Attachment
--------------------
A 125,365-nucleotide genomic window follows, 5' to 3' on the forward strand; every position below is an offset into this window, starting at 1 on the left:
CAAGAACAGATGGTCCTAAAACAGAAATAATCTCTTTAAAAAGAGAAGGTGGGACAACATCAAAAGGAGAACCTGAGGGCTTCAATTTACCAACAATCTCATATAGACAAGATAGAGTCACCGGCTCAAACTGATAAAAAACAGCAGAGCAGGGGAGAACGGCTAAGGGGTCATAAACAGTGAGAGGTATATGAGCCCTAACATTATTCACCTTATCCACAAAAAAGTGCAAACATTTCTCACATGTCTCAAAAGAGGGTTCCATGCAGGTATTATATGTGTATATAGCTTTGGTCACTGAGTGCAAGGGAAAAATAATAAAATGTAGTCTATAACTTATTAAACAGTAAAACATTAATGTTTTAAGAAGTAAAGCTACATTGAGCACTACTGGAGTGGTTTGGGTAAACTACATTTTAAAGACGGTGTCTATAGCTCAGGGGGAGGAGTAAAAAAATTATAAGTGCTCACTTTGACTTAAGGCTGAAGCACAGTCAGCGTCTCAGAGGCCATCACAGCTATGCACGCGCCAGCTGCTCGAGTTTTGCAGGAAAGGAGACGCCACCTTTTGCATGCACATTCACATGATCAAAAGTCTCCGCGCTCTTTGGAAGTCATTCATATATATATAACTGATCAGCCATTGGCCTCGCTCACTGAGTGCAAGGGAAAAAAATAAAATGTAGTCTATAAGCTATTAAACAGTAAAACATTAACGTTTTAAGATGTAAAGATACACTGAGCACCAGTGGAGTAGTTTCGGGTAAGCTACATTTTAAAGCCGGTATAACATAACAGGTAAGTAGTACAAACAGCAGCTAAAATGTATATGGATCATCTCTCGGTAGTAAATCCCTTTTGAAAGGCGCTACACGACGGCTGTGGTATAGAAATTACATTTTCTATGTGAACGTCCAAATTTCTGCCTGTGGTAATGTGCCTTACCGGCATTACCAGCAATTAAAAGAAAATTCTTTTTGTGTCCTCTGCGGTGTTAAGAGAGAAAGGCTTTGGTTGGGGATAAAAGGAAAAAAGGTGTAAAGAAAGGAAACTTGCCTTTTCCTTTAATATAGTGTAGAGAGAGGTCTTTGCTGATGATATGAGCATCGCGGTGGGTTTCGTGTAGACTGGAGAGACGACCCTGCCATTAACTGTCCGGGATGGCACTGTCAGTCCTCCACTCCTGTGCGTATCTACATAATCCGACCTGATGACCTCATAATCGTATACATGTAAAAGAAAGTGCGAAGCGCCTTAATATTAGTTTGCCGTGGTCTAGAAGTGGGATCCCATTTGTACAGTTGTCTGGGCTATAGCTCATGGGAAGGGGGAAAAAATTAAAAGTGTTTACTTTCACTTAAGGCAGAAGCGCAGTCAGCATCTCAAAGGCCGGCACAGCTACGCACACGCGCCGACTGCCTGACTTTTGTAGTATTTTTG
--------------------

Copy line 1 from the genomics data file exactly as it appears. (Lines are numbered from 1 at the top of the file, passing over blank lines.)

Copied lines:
A 125,365-nucleotide genomic window follows, 5' to 3' on the forward strand; every position below is an offset into this window, starting at 1 on the left: